The Baylor University Board of Regents recently approved a “Resolution on a Caring Community,” charging the university’s president with determining “appropriate pathways to provide additional care, connections, and community for Baylor’s LGBTQ students, including the possibility of establishing a new, chartered student group.”

Baylor is affiliated with the General Baptist Convention of Texas, which partners with the Southern Baptist Convention and the Baptist World Alliance. The resolution said the new group must be consistent with Baylor’s core commitments and university polices, which include:

  • The dignity and worth of all, regardless of sexual orientation or gender identity, as we strive to fulfill our Christian commitment of a caring community.
  • The biblical understanding that sexual relations of any kind outside of marriage between a man and a woman are not in keeping with the teaching of Scripture, as summarized in the University’s Statement on Human Sexuality.
  • Our commitment to providing a welcoming, supportive educational environment based on civility and respect for all.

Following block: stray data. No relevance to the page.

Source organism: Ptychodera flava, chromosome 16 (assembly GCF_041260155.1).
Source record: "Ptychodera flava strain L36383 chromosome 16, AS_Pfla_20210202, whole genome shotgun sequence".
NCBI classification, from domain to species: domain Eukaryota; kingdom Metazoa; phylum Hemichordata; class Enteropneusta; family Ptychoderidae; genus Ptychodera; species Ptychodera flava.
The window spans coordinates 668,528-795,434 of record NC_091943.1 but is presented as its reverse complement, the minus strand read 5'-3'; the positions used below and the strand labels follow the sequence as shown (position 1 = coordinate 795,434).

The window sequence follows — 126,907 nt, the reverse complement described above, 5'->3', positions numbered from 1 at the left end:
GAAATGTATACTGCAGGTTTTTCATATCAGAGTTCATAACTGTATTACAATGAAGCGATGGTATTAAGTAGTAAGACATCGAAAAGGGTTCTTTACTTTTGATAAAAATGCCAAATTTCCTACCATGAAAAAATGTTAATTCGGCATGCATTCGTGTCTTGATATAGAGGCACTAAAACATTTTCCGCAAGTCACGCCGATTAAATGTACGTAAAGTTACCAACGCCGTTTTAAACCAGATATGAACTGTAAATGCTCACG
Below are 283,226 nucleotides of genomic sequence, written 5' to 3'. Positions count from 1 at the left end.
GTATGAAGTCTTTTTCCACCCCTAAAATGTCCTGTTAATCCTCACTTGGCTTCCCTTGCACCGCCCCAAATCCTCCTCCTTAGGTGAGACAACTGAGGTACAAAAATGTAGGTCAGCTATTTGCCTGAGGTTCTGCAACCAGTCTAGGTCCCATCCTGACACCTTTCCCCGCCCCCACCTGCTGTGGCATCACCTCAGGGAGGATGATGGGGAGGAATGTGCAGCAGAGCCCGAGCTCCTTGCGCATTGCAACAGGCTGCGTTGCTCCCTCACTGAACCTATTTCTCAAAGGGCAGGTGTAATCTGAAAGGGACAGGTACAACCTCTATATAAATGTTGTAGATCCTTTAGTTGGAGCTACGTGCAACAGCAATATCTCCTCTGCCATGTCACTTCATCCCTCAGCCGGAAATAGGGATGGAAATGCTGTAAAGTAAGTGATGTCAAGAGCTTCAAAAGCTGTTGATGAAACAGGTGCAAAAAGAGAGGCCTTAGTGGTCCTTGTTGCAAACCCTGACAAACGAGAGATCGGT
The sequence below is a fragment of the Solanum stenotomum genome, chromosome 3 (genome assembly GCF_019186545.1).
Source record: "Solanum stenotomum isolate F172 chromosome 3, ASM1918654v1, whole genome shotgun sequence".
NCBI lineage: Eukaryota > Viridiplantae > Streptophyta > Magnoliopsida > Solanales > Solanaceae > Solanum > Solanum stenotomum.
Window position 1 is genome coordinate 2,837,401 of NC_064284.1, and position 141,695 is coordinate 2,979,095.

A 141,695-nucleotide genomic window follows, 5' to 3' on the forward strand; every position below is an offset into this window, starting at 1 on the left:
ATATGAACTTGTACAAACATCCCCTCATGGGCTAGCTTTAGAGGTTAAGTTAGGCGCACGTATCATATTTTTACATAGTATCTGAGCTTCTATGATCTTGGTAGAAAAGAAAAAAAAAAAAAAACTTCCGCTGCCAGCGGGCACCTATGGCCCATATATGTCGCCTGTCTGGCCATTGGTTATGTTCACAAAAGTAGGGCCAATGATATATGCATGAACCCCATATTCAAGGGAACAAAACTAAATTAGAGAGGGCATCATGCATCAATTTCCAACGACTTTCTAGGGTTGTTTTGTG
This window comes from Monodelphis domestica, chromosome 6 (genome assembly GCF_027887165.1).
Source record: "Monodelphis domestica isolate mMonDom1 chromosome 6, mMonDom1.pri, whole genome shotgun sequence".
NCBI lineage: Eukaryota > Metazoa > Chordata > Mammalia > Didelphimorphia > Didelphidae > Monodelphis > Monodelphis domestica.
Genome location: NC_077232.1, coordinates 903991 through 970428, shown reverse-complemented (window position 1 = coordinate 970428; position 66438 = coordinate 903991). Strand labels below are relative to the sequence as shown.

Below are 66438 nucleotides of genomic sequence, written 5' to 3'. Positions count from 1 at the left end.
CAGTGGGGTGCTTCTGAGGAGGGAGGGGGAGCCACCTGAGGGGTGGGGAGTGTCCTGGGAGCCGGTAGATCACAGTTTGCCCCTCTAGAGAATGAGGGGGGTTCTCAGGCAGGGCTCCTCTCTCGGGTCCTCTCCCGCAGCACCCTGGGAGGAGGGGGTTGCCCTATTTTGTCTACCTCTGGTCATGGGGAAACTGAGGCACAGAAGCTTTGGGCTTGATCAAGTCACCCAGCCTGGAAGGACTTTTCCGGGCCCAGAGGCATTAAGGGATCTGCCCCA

The university also released “A Guide to the Decision of the Baylor Board of Regents to Strengthen Care for LGBTQ+ Students on Campus,” explaining the decision. The resolution and guide are troubling on a number of fronts.

Southern Baptist Theological Seminary President Al Mohler said that the university was “trying to have its cake and eat it too,” by “trying to say that it is maintaining some kind of commitment to an historic Christian understanding of marriage and sexuality” while “accepting an officially chartered student group that will oppose that understanding.”

Rod Dreher put it more bluntly, stating, “Well, Baylor University did what it was always going to do, and caved.” He said the university was using a “therapeutic approach” (i.e., “strengthen care for LGBTQ+ students”), rather than coming from “an orthodox Christian point of view.”

If the university were being truthful, Dreher wrote, it would say, “We are totally embracing conformity with this post-Christian culture, but we’re going to lie to ourselves and to our alumni about why we are doing it.”

Dreher predicts that the university will move toward fully embracing homosexuality and transgenderism in the near future, “[G]ive it a few years, and the next step is to declare that any professors or staffers who hold to the orthodox Christian teaching on sex and sexuality must be suppressed as a necessary step to protect LGBT persons from harm.